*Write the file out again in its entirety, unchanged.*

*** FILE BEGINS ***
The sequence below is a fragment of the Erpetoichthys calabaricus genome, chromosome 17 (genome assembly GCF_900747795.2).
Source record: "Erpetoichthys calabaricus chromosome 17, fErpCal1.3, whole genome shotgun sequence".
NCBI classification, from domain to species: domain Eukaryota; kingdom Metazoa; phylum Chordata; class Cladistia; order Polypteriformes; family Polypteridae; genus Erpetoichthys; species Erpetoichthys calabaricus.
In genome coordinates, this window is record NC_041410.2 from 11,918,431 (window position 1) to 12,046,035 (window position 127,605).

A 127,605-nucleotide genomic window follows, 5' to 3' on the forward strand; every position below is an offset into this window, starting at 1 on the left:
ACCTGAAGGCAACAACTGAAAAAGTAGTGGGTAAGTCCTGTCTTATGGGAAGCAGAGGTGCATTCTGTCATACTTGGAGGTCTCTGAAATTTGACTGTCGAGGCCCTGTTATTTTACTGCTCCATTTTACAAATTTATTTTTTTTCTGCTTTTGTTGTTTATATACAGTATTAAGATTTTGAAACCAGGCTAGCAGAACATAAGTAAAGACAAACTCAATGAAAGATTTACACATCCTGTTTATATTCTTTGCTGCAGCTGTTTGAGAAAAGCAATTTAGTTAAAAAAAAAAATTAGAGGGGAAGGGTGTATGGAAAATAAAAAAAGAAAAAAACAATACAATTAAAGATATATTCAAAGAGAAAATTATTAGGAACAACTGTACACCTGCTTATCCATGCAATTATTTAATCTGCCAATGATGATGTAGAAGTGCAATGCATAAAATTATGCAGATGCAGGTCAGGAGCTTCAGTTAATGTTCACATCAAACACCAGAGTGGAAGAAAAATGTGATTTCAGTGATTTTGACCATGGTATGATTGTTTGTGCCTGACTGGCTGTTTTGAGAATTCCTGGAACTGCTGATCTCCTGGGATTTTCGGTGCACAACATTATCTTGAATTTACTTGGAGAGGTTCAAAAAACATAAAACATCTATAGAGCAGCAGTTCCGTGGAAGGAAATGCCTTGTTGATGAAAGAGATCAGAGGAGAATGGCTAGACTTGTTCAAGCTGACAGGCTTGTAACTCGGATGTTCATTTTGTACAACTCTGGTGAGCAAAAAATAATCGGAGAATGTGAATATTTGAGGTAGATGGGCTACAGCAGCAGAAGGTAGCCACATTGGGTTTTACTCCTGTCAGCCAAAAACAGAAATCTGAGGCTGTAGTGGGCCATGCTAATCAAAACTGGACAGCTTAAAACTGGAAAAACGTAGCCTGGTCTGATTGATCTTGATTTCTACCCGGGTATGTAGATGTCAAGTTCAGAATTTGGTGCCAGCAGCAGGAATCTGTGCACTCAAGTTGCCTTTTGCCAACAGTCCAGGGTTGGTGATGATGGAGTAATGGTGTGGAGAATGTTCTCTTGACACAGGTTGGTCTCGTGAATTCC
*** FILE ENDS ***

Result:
The sequence below is a fragment of the Erpetoichthys calabaricus genome, chromosome 17 (genome assembly GCF_900747795.2).
Source record: "Erpetoichthys calabaricus chromosome 17, fErpCal1.3, whole genome shotgun sequence".
NCBI classification, from domain to species: domain Eukaryota; kingdom Metazoa; phylum Chordata; class Cladistia; order Polypteriformes; family Polypteridae; genus Erpetoichthys; species Erpetoichthys calabaricus.
In genome coordinates, this window is record NC_041410.2 from 11,918,431 (window position 1) to 12,046,035 (window position 127,605).

A 127,605-nucleotide genomic window follows, 5' to 3' on the forward strand; every position below is an offset into this window, starting at 1 on the left:
ACCTGAAGGCAACAACTGAAAAAGTAGTGGGTAAGTCCTGTCTTATGGGAAGCAGAGGTGCATTCTGTCATACTTGGAGGTCTCTGAAATTTGACTGTCGAGGCCCTGTTATTTTACTGCTCCATTTTACAAATTTATTTTTTTTCTGCTTTTGTTGTTTATATACAGTATTAAGATTTTGAAACCAGGCTAGCAGAACATAAGTAAAGACAAACTCAATGAAAGATTTACACATCCTGTTTATATTCTTTGCTGCAGCTGTTTGAGAAAAGCAATTTAGTTAAAAAAAAAAATTAGAGGGGAAGGGTGTATGGAAAATAAAAAAAGAAAAAAACAATACAATTAAAGATATATTCAAAGAGAAAATTATTAGGAACAACTGTACACCTGCTTATCCATGCAATTATTTAATCTGCCAATGATGATGTAGAAGTGCAATGCATAAAATTATGCAGATGCAGGTCAGGAGCTTCAGTTAATGTTCACATCAAACACCAGAGTGGAAGAAAAATGTGATTTCAGTGATTTTGACCATGGTATGATTGTTTGTGCCTGACTGGCTGTTTTGAGAATTCCTGGAACTGCTGATCTCCTGGGATTTTCGGTGCACAACATTATCTTGAATTTACTTGGAGAGGTTCAAAAAACATAAAACATCTATAGAGCAGCAGTTCCGTGGAAGGAAATGCCTTGTTGATGAAAGAGATCAGAGGAGAATGGCTAGACTTGTTCAAGCTGACAGGCTTGTAACTCGGATGTTCATTTTGTACAACTCTGGTGAGCAAAAAATAATCGGAGAATGTGAATATTTGAGGTAGATGGGCTACAGCAGCAGAAGGTAGCCACATTGGGTTTTACTCCTGTCAGCCAAAAACAGAAATCTGAGGCTGTAGTGGGCCATGCTAATCAAAACTGGACAGCTTAAAACTGGAAAAACGTAGCCTGGTCTGATTGATCTTGATTTCTACCCGGGTATGTAGATGTCAAGTTCAGAATTTGGTGCCAGCAGCAGGAATCTGTGCACTCAAGTTGCCTTTTGCCAACAGTCCAGGGTTGGTGATGATGGAGTAATGGTGTGGAGAATGTTCTCTTGACACAGGTTGGTCTCGTGAATTCC